Purgatory, Inferno, with such heavy Dantean titles, you know these episodes are serious! We have:

– The reveal that Tain did not die after that attack in The Die Is Cast but was imprisoned, and the reveal that Tain was actually Garak‘s father. The Tain-Garak relationship was already complex, with a mentor-mentee dynamic that was already a form of father-son love-hate relationship. Here it becomes literally familial, which was perhaps not necessary; but I did like how to the very final moment in his life Tain was ambiguous and letting meaning be derived from the context of his words rather than straight away confirming he was Garak’s father. Tain dies and Garak feels a weight is off his shoulders.

– Imprisoned by the Jem’Hadar, Worf and Garak meet the real Martok (after the Changeling Martok was uncovered in 5×01: Apocalypse Rising, which is great since I like this actor, J.G Hertzler) and unlike with the Changeling Martok, he and Worf become friends in arms. While Worf is essentially being tortured, Garak has to fight with his claustrophobia and manage to tech-wizard a way out of there for them, calling on the runabout to beam them out. (A plot hole here: the runabout was conveniently still in orbit and not guarded by the Jem’Hadar after they captured Garak and Worf?)

– The reveal that a Changeling had been impersonating Bashir for a while, this one is really odd to me because it means that the Bashir we saw in previous episodes was not the real one. It can actually be pinned down to four episodes ago due to the change in Starfleet uniforms — which means a Changeling delivered Kira’s baby! It is not quite a Battlestar Galactica Cylon-level reveal, but it is odd.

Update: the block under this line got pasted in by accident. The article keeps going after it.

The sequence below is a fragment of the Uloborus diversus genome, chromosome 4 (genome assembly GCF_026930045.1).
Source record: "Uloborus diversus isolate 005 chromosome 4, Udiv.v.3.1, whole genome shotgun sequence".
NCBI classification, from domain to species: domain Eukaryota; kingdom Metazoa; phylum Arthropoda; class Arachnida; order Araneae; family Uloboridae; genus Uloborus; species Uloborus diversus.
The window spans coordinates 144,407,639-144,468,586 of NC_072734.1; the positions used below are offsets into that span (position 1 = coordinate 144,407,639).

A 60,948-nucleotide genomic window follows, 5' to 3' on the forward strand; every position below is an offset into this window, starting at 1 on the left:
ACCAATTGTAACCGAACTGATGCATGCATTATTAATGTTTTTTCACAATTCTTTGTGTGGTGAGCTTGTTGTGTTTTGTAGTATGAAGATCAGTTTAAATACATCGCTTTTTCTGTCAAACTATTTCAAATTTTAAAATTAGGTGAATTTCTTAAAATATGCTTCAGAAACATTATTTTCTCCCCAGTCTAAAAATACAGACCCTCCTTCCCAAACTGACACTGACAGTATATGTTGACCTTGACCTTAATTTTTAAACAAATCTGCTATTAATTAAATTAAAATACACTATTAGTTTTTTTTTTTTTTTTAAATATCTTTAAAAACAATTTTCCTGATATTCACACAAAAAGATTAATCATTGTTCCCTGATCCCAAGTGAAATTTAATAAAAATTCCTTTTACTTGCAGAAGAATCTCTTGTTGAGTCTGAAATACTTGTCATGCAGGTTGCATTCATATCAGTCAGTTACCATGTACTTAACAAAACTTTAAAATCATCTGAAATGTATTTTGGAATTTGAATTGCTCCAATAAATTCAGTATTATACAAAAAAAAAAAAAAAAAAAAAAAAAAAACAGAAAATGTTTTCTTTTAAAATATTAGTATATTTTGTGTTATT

Dukat passes an alliance with the Dominion and with the help of a Dominion fleet takes over Cardassia, and promises to reclaim lost territory from the Klingons and the Maquis. Now that’s a big twist and a huge development! Dukat had previously been shown in a more positive light, even in a near-heroic one (4×14: Return to Grace), now Dukat shows his old egoistic self and burns all the bridges he had come to build with the DS9 crew. In particular with Kira but also with his half-Cardassian daughter Ziyal, whom he abandons as easily as he had changed his mind about not killing her in 4×05: Indiscretion. Also, Ziyal and Garak have become very close! Isn’t Ziyal too young for a deceiving tailor?

– As a result of all this, Gowron officially revives the Khitomer Accords and the Klingon-Federation alliance is reestablished, closing a one-and-a-half year parenthesis in the world of DS9! And when it seems like Dukat is attacking DS9, Romulan ships also decloak in defense of the station: that’s quite a large alliance against the Dominion!

– The Bashir Changeling attempts to completely obliterate Bajor and DS9 and anyone defending it by detonating Bajor’s sun — that’s not nice, exploding a whole star! — but he is stopped.